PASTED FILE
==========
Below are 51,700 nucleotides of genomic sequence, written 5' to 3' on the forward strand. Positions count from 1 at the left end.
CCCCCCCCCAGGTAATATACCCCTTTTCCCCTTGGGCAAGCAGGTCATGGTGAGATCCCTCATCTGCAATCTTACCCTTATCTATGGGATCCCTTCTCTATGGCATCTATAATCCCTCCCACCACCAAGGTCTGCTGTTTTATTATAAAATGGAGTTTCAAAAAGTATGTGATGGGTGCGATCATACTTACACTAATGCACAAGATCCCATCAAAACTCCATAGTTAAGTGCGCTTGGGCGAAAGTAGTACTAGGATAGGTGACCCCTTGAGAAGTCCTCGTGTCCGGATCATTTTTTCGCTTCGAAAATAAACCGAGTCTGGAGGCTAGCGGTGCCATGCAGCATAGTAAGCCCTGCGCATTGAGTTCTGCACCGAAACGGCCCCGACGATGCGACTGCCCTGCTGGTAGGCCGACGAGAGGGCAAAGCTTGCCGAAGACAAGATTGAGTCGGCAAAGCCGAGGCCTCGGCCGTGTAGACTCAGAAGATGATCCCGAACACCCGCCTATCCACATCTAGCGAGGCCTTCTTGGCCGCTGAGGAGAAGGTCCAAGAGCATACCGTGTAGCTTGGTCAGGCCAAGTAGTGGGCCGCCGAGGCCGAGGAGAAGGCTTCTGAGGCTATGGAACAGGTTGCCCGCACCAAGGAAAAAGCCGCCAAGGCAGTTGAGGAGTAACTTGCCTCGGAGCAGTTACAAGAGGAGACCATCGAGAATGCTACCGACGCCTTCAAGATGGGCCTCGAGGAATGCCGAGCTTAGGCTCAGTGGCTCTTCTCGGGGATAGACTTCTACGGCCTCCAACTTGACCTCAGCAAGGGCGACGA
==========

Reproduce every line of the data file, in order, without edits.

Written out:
Below are 51,700 nucleotides of genomic sequence, written 5' to 3' on the forward strand. Positions count from 1 at the left end.
CCCCCCCCCAGGTAATATACCCCTTTTCCCCTTGGGCAAGCAGGTCATGGTGAGATCCCTCATCTGCAATCTTACCCTTATCTATGGGATCCCTTCTCTATGGCATCTATAATCCCTCCCACCACCAAGGTCTGCTGTTTTATTATAAAATGGAGTTTCAAAAAGTATGTGATGGGTGCGATCATACTTACACTAATGCACAAGATCCCATCAAAACTCCATAGTTAAGTGCGCTTGGGCGAAAGTAGTACTAGGATAGGTGACCCCTTGAGAAGTCCTCGTGTCCGGATCATTTTTTCGCTTCGAAAATAAACCGAGTCTGGAGGCTAGCGGTGCCATGCAGCATAGTAAGCCCTGCGCATTGAGTTCTGCACCGAAACGGCCCCGACGATGCGACTGCCCTGCTGGTAGGCCGACGAGAGGGCAAAGCTTGCCGAAGACAAGATTGAGTCGGCAAAGCCGAGGCCTCGGCCGTGTAGACTCAGAAGATGATCCCGAACACCCGCCTATCCACATCTAGCGAGGCCTTCTTGGCCGCTGAGGAGAAGGTCCAAGAGCATACCGTGTAGCTTGGTCAGGCCAAGTAGTGGGCCGCCGAGGCCGAGGAGAAGGCTTCTGAGGCTATGGAACAGGTTGCCCGCACCAAGGAAAAAGCCGCCAAGGCAGTTGAGGAGTAACTTGCCTCGGAGCAGTTACAAGAGGAGACCATCGAGAATGCTACCGACGCCTTCAAGATGGGCCTCGAGGAATGCCGAGCTTAGGCTCAGTGGCTCTTCTCGGGGATAGACTTCTACGGCCTCCAACTTGACCTCAGCAAGGGCGACGA